Perillic acid was quantified by gas chromatography with flame ionisation detection (GC-FID). An aliquot (1 mL) of the culture supernatant was transferred to a centrifuge tube and 50 µL of 0.6 M HCl was added to induce precipitation. After centrifugation at 10,000 rpm for 10 min, the precipitate was dissolved in 2 mL of ethyl acetate. Analyses were performed on an HP gas chromatograph model 6890N Network with an HP-Innowax capillary column (30 m x 0.25 mm x 0.25 mm film thickness), a flow rate of 2.0 mL/min and a 1/15-split ratio mode (split/splitless injector). The temperature program was as follows: inicial temperature of 50 ºC held for 2 min, final temperature of 250 ºC held for 8 min and a heating rate of 10 ºC/min. Helium was used as the carrier gas. The injector temperature was set to 270 ºC. Detection was performed with a flame ionization detector (FID) at 270 ºC. A calibration curve was built using a concentration range of commercial perillic acid of 160-1000 /g/mL with the determination coefficient R2 = 0.9997. The method of sample preparation was evaluated using an artificial preparation of commercial perillic acid. The result was a 98.1% of recovery from the ethyl acetate extraction.

The formation of perillic acid was confirmed by gas chromatography-mass spectrometry (GC-MS). Analyses were performed at the same conditions used in the FID analysis, except for the use of an HP-5 MS column. Perillic acid was eluted from the column at 13.03 min and showed a mass fragmentation pattern identical to the commercial standard [m/z 166 (M+), 121 (M+ -CO2H), 105, 93, 79, 68].

Results and Discussion

Yeast strain selection

Acccording to TLC analysis, of the seventeen yeast strains evaluated, A. adeninivorans, C. parapsilosis and both Y. lipolytica strains were able to convert (R)-(+)-limonene to perillic acid. Conversion efficiencies varied, with A. adeninivorans effecting poor conversion, in agreement with the literature (Van Rensburg et al., 1997). A slightly better result was obtained with C. parapsilosis. Far better results were observed for Y. lipolytica ATCC 18942, as a single very strong spot was observed upon reaction of the TLC plate with p-anisaldehyde. This result was confirmed by GC-MS analysis, demonstrating the potential of this yeast for the selective oxidation of limonene to perillic acid.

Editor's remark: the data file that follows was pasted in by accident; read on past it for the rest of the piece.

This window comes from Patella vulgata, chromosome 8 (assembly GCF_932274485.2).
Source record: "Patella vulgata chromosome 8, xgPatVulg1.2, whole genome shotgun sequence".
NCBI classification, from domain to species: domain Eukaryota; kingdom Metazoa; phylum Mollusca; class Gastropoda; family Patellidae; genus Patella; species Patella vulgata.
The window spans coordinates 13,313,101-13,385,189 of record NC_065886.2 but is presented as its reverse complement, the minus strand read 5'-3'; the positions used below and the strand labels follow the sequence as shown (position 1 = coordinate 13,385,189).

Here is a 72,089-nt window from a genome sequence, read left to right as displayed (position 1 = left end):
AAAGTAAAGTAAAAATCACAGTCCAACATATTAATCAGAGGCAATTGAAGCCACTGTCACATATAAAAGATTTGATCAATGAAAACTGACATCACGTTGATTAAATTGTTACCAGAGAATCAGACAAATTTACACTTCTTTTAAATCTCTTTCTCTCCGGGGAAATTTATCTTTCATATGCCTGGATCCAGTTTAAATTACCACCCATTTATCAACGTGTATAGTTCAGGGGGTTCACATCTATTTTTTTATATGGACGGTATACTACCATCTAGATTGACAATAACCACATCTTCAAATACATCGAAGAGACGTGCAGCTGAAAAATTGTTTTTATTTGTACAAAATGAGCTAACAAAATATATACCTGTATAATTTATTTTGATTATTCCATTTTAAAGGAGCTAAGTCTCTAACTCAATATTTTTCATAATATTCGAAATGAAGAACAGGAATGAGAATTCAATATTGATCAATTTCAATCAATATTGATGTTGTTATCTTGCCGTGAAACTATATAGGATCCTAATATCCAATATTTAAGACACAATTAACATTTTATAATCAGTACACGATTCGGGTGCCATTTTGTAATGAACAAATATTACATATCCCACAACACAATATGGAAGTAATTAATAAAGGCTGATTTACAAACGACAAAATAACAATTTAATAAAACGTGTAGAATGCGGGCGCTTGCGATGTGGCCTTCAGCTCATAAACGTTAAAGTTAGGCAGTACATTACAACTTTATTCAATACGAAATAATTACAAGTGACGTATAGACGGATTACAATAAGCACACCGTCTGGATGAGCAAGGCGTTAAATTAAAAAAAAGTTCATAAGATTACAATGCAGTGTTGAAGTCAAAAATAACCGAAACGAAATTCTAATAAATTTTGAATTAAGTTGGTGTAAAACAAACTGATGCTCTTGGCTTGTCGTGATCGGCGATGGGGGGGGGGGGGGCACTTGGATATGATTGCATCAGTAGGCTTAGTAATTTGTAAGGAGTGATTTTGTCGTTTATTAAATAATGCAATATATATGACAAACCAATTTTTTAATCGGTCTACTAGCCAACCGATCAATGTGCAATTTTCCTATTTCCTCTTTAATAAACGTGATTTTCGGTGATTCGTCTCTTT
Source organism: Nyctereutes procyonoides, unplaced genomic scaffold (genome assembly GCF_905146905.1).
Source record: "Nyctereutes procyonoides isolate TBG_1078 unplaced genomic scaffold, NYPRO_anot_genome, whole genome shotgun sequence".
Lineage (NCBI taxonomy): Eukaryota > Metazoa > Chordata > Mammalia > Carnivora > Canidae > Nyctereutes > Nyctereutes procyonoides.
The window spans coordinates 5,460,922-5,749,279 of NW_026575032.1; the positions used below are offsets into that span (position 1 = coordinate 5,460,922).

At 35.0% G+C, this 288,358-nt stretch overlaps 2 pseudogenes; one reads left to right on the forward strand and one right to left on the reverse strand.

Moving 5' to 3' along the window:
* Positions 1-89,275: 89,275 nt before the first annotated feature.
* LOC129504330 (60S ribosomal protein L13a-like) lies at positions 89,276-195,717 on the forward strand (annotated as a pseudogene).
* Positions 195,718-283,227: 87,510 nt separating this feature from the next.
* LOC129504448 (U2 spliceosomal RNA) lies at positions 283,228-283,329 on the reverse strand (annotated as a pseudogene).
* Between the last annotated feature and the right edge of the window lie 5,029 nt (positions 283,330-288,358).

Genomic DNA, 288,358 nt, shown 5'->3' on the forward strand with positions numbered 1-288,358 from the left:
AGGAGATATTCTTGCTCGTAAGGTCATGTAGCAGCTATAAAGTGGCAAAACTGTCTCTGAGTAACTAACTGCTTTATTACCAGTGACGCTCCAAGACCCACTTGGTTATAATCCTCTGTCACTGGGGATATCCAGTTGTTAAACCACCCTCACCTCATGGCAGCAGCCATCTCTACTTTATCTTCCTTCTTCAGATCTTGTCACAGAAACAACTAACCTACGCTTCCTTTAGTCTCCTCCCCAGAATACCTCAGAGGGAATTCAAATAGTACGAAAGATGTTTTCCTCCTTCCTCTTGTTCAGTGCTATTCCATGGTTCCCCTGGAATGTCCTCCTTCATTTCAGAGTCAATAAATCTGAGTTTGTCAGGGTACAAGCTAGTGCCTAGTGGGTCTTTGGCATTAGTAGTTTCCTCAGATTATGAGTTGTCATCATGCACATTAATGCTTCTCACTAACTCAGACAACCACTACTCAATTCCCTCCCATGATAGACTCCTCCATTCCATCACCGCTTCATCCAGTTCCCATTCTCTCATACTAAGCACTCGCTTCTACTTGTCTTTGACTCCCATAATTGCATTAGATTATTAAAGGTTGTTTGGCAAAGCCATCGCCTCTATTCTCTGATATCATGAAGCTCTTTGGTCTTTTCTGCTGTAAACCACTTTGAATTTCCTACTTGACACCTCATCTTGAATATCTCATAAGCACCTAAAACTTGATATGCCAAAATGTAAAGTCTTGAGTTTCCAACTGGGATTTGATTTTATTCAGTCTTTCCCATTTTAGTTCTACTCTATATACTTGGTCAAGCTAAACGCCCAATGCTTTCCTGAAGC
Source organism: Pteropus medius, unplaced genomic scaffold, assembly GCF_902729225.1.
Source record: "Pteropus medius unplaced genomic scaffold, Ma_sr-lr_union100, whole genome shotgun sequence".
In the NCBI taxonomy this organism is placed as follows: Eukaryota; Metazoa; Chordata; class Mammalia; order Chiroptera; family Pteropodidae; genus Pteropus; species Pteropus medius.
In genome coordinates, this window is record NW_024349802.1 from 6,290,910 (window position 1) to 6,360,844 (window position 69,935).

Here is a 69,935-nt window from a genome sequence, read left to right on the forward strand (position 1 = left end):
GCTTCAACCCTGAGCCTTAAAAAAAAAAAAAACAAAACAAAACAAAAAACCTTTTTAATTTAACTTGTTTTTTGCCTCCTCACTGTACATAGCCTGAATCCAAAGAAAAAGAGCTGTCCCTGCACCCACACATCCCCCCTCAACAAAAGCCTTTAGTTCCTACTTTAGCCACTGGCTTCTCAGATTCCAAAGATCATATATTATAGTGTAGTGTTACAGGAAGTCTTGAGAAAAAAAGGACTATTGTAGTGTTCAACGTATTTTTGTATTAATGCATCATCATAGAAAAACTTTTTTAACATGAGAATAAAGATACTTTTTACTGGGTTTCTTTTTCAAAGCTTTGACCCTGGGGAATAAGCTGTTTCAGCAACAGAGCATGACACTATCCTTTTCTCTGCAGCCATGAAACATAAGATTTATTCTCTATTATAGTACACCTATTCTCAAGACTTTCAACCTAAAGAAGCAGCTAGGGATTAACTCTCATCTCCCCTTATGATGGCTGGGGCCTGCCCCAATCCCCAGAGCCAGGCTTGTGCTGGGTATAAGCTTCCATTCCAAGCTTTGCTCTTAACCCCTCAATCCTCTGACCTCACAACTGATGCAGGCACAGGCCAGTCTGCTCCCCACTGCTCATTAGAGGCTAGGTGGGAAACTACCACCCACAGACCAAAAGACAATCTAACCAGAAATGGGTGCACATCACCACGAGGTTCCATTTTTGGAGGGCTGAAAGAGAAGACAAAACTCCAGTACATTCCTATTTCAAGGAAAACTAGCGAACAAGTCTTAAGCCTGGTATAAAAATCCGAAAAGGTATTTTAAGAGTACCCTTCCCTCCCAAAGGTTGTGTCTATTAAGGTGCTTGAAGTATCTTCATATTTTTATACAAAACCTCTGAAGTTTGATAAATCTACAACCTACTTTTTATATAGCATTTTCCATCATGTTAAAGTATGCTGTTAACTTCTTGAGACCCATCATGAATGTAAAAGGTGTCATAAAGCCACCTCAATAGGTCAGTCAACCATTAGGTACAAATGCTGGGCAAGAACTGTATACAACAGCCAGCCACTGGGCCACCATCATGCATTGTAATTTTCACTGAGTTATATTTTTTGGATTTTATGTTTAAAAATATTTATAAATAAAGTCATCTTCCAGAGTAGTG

Effect of culture medium on cell grow and the product profile

Growth media containing different sources of carbon and nitrogen were assayed for the cultivation of the selected yeasts C. parapsilosis and Y. lipolytica ATCC 18942. Both strains presented the best biomass yield when cultivated in the glucose-and protein-containing YMB medium. Y. lipolytica was also able to grow well in media containing glucose-ammonia, glycerol-ammonia or glycerol-urea as carbon and nitrogen sources. Cells grown in YMB were more efficient at limonene conversion, although promising results were also shown by urea-grown cells. TLC data demonstrated that Y. lipolytica was far better than C. parapsilosis at limonene bioconversion. Amongst all possible oxidised perillyl derivatives, perillic acid was the only one produced, regardless of the reaction conditions. Therefore, Y. lipolytica ATCC 18942 was chosen for the continuation of the study.

Limonene toxicity to cell growth

Y. lipolytica cell growth was fully inhibited when glucose in the YMB medium was substituted by 0.5% limonene or when 0.1% or 0.5% limonene was added to the complete YMB medium immediately after cell inoculation, indicating the toxicity of limonene to Y. lipolytica cells. However, the presence of 0.5% (R)-limonene in the biotransformation reaction mixtures did not impair the ability of the resting yeast cells to perform the bioconversion reaction.

Preliminary assessments of the bioconversion pathway

According to Mirata et al. (2009), limonene bioconversion to perillic acid performed by the bacterium Pseudomonas putida involves three oxidation steps catalysed by a monooxygenase, an alcohol dehydrogenase and an aldehyde dehydrogenase, leading in series to perillyl alcohol, perillaldehyde and perillic acid (Figure 1). In Mycobacterium sp. strain HXN-1500, the production of perillyl alcohol via limonene oxidation was accomplished by a multi-component electron transfer chain containing cytochrome P450 (P450), a ferredoxin and a ferredoxin reductase (Van Beilen et al., 2005). This Mycobacterium strain was selected in a screening program that showed a positive correlation between alkane degrading bacteria and the ability to hydroxylate limonene. Furthermore, according to the authors, the physiological function of the P450 responsible for limonene oxidation was the hydroxylation of alkanes.